We kept her around because she and Ella R. were so close, they may as well have been telepathic, and because being mean to Ella H. felt like daydreaming about murdering your baby brother or taking coins out of the donation box at Christmas.

Ella H. walked into Ms. Felkonner’s class one cold morning looking as she often did, sweater misbuttoned, hair lank and unbrushed, regulation knee socks dripping past her skinny shins. Ms. Felkonner glanced up from her desk. “Oh,” she said. “There’s something wrong with your shoe.”

Ella looked down in mute horror at being acknowledged, and saw it was true: the sole on her loafer had worked loose, and the top of her shoe pulled up from the bottom with every step. Ms. Felkonner bent down to examine it. “You could trip on that,” she said. “Take it off, let me see if I can fix it.”

Like a sleepwalker, Ella hobbled to the chair beside Ms. Felkonner’s desk, where the teacher rummaged until she found a tube of super glue. We hovered close while she worked, inhaling twin streams of sharp, poisonous glue and the piney shampoo scent of her dark curls. We’d never been this close to her before, never had the chance to study the slight hollow at the back of her neck, the way her blouse pulled to one side, the unbearable intimacy of the colorless down along her jawline.

“Girls,” Ms. Felkonner finally said. “Could you back up a little? You’re in my light.”

We could not. We stayed in her light, breathing deeply, trying to pull her into us so we could keep her forever, right there in our brains next to the cut grass and gasoline (or the bourbon and peanuts, or the cigarettes and lime aftershave) that meant our fathers, and the moldy cedar and lake water of our summers at camp. All that we’d lost and meant to keep forever.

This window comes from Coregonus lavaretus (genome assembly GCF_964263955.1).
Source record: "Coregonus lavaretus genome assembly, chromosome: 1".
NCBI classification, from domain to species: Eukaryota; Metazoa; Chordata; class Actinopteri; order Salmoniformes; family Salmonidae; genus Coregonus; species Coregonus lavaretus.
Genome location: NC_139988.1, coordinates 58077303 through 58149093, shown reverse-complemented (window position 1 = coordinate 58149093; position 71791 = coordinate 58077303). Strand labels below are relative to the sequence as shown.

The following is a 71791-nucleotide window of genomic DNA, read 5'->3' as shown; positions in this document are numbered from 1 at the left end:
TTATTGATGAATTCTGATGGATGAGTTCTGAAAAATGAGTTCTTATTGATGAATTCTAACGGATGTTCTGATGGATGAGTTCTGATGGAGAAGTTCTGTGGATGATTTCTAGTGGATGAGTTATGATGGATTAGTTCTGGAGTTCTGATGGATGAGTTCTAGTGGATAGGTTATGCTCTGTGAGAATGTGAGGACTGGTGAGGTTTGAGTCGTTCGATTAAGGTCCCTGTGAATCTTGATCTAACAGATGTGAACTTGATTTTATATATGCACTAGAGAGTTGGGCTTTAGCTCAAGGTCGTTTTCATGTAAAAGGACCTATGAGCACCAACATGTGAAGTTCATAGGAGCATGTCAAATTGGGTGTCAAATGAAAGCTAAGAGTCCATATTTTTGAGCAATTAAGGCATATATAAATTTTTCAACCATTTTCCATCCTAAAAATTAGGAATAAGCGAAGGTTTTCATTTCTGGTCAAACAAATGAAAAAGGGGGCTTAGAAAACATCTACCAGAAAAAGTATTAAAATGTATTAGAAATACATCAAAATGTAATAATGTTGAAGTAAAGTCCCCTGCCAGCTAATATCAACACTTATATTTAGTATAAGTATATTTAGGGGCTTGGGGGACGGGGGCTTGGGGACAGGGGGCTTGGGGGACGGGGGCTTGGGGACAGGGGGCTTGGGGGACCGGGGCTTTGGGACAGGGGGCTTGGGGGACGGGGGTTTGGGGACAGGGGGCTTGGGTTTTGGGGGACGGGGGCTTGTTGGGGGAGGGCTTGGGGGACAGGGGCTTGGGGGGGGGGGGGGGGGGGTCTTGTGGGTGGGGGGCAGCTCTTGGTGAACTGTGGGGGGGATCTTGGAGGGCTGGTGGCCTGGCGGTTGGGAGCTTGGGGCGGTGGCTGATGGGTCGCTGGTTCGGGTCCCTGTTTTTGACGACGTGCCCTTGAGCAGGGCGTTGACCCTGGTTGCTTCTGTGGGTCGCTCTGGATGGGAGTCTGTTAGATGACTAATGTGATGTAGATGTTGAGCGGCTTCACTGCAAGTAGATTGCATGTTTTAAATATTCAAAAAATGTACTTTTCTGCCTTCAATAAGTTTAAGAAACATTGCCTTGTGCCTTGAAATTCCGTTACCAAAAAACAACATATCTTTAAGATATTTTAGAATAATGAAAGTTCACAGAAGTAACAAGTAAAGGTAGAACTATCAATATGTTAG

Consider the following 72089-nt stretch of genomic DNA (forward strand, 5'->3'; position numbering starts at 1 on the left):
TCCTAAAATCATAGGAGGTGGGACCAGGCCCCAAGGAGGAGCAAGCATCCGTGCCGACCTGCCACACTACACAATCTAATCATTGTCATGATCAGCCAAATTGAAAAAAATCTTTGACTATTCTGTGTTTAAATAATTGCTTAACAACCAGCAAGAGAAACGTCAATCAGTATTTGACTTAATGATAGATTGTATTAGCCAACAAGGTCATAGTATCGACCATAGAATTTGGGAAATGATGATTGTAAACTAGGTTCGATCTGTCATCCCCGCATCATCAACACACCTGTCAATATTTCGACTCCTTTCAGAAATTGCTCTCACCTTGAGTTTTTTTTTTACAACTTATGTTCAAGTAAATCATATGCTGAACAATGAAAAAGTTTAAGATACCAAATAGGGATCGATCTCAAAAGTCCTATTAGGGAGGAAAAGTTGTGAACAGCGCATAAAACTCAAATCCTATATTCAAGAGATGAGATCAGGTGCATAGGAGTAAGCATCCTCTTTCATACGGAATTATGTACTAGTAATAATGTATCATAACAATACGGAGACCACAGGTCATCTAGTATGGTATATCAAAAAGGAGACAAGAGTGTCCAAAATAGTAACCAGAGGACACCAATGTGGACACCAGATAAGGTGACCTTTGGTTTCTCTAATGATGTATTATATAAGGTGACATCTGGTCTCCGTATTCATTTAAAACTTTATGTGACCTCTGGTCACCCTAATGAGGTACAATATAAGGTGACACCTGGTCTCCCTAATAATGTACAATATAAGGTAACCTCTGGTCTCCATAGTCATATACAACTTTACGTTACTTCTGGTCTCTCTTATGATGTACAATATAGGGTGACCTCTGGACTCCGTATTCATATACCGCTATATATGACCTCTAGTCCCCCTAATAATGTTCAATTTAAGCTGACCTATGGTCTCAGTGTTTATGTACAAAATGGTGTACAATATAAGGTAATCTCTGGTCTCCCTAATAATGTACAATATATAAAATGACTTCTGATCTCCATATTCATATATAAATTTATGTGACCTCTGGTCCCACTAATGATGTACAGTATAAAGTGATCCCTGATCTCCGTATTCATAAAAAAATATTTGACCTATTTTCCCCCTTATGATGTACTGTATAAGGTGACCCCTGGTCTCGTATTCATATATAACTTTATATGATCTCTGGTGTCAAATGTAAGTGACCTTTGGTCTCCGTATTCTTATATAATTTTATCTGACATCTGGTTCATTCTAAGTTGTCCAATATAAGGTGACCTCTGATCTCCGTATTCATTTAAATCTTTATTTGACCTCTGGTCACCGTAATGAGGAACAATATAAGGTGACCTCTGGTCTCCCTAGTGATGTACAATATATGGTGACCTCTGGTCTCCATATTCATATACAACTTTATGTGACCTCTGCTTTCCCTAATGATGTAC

“I think we’re all set,” Ms. Felkonner said, holding up the shoe. She slipped it back onto Ella’s foot: dirty, wilted, now in one piece. “Back to your seats, girls.” Ella’s blush looked life-threatening. The rest of us wandered away, our hearts a mean bramble of sadness and hunger. We felt older, somehow. We looked back at that moment by Ms. Felkonner’s desk with nostalgia undiminished by the fact that it happened only minutes ago: we’d been so young when we followed her up there.

“Open your books, please,” Ms. Felkonner said. “Who can tell me about Maslow’s hierarchy of needs?”

Furtively, we sniffed at each other to see if any traces of pine or poison remained, but it was gone. What we could tell her about needs.